Sunrise from South Camp
Anxiously, I climb the ladder to the top of guard tower Bravo at the start my pre-dawn shift. With each of my steps the rungs play a musical tone that both belies and confirms the solidity of the tower made from quarter inch steel. As I enter through the narrow door of the walled platform I am put at ease by the familiar, worn and splintered wood-sheathing floor, mottled by years of coffee and cigarette stains. I thud over to the north side and aim my rifle toward the main gate, then pivot across the star filled horizon to the lights of North camp, four small suns staring back at me blankly from over the distant and dark hills. I’m looking for the enemy.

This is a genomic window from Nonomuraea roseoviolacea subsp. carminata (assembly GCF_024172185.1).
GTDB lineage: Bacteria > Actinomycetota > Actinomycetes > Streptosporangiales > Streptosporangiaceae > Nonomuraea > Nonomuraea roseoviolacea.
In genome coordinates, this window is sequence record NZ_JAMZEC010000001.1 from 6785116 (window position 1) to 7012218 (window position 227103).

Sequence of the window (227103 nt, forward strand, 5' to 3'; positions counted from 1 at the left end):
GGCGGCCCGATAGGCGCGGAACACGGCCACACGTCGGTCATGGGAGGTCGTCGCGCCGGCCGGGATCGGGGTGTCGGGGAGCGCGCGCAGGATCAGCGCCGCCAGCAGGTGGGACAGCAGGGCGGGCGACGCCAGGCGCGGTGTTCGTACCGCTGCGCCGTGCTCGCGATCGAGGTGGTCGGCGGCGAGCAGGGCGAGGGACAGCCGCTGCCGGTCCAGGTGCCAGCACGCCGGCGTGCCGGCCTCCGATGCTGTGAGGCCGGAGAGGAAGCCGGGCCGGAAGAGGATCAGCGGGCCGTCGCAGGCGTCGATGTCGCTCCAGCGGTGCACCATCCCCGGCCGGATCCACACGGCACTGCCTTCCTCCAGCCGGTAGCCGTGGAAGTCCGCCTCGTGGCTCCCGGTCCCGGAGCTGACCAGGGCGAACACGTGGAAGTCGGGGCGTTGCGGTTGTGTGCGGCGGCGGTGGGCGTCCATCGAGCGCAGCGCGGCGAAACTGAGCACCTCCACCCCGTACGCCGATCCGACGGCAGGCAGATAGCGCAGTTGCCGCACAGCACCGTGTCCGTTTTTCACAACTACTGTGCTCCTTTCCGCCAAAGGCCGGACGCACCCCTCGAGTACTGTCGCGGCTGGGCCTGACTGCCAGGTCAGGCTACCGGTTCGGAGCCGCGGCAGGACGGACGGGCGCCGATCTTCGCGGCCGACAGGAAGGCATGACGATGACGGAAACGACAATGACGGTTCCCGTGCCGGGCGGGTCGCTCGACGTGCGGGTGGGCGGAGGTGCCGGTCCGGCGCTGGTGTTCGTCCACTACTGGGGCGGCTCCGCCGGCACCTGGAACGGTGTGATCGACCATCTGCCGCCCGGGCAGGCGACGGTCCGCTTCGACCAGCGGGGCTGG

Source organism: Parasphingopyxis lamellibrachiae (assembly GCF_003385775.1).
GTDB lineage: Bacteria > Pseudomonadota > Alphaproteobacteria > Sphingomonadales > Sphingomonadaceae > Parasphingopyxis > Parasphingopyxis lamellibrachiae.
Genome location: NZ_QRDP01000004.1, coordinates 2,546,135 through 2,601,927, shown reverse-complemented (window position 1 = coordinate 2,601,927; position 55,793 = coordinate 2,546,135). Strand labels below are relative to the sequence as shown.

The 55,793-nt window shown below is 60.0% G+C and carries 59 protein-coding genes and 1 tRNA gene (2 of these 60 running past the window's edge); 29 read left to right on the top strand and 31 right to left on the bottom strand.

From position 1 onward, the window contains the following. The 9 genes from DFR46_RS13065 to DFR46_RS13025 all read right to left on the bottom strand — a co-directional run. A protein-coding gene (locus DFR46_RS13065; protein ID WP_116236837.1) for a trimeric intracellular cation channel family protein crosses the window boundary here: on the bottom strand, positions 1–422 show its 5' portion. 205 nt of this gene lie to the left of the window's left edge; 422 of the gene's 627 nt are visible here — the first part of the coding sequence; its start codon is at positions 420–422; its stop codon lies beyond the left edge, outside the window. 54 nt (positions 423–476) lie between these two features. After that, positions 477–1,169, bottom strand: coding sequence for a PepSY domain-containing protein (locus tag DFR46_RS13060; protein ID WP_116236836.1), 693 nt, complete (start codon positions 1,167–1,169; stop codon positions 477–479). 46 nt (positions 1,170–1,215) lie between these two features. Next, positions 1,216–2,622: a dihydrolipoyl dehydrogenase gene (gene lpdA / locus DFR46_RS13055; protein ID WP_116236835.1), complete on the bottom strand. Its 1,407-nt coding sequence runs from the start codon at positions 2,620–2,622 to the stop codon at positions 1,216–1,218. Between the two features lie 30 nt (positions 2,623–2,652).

Below, there are only paper cups and plates, and plastic bags from Metro and Alfa market, from far away coastal towns, lost in the wilderness of the Sinai desert until caught in the snare of concertina wire surrounding camp, rattling angrily in protest against the bullying wind and the heat from the lights beneath my guard tower. Somewhere a military officer is issuing orders to police that trash after breakfast. With a sigh, I prop my rifle against a wall and turn on an old dual-band radio left behind by some charitable ghost—Rick Dees announces the weekly top forty. I turn toward the east and watch the sunrise from South camp.